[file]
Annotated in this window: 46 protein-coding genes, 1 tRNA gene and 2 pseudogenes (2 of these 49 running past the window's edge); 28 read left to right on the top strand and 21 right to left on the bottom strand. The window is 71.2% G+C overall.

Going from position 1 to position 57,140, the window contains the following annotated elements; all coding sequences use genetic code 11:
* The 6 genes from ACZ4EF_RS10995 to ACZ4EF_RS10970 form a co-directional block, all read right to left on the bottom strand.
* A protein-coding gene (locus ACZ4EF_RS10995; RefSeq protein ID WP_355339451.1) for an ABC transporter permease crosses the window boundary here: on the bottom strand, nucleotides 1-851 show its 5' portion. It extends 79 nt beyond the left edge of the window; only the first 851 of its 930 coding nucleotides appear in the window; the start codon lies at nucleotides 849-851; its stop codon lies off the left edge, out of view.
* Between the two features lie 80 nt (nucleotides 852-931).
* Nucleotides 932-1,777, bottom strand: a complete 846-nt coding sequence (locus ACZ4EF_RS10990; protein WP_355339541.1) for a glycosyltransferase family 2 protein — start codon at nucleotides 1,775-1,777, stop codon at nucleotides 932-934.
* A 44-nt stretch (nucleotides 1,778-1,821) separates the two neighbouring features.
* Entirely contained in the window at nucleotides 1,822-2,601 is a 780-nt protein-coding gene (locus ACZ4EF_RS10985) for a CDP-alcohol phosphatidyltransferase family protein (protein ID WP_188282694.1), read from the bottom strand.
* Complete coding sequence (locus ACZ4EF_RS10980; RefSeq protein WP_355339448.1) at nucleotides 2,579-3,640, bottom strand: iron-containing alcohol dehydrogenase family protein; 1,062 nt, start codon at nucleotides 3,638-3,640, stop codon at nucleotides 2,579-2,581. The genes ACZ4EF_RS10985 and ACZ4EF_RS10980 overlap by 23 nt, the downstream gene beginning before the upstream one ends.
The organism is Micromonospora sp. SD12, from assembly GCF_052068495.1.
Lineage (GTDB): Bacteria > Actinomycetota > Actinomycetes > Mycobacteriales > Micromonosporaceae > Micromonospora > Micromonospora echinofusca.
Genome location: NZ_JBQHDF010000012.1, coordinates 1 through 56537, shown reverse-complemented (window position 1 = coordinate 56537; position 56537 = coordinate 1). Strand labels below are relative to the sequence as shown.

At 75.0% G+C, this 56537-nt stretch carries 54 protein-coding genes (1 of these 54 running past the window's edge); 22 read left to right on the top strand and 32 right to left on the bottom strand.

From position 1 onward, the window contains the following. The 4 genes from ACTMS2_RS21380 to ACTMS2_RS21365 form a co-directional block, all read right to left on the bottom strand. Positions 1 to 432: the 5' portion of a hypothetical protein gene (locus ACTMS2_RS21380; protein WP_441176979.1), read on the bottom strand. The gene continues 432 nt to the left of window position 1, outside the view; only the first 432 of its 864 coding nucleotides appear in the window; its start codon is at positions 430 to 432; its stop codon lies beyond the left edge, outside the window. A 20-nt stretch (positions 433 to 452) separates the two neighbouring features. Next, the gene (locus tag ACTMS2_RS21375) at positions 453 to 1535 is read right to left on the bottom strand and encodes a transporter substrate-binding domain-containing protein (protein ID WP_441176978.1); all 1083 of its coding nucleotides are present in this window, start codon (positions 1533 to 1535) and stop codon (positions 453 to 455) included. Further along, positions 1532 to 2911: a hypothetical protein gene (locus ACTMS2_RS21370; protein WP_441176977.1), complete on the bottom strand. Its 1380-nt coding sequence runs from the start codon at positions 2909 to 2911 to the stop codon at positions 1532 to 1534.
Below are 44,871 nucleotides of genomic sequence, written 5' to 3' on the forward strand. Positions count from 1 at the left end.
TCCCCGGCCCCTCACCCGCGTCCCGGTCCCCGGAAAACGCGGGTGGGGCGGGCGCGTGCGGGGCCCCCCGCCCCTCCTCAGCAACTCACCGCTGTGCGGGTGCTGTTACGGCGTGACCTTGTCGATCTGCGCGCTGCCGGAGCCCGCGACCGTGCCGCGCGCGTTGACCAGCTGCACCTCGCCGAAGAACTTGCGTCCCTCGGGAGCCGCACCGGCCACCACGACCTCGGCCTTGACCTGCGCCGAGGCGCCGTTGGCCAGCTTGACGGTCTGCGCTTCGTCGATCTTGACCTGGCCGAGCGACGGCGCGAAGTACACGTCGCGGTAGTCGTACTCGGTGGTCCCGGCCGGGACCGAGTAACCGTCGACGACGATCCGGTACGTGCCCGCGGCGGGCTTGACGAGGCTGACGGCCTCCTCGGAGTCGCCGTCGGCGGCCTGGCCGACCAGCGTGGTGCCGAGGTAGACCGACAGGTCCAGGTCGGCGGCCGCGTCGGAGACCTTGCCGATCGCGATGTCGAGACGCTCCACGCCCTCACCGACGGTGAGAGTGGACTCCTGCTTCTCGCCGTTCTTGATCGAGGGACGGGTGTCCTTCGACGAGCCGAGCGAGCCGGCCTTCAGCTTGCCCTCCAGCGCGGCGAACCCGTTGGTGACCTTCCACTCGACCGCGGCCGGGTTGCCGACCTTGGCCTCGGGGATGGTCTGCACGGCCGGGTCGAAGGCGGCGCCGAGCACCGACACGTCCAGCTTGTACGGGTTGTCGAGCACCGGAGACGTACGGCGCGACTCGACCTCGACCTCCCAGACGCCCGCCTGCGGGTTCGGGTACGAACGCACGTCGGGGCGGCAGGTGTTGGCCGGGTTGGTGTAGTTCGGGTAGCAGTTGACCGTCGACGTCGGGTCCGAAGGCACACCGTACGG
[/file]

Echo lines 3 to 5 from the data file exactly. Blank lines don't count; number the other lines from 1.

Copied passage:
* The 6 genes from ACZ4EF_RS10995 to ACZ4EF_RS10970 form a co-directional block, all read right to left on the bottom strand.
* A protein-coding gene (locus ACZ4EF_RS10995; RefSeq protein ID WP_355339451.1) for an ABC transporter permease crosses the window boundary here: on the bottom strand, nucleotides 1-851 show its 5' portion. It extends 79 nt beyond the left edge of the window; only the first 851 of its 930 coding nucleotides appear in the window; the start codon lies at nucleotides 849-851; its stop codon lies off the left edge, out of view.
* Between the two features lie 80 nt (nucleotides 852-931).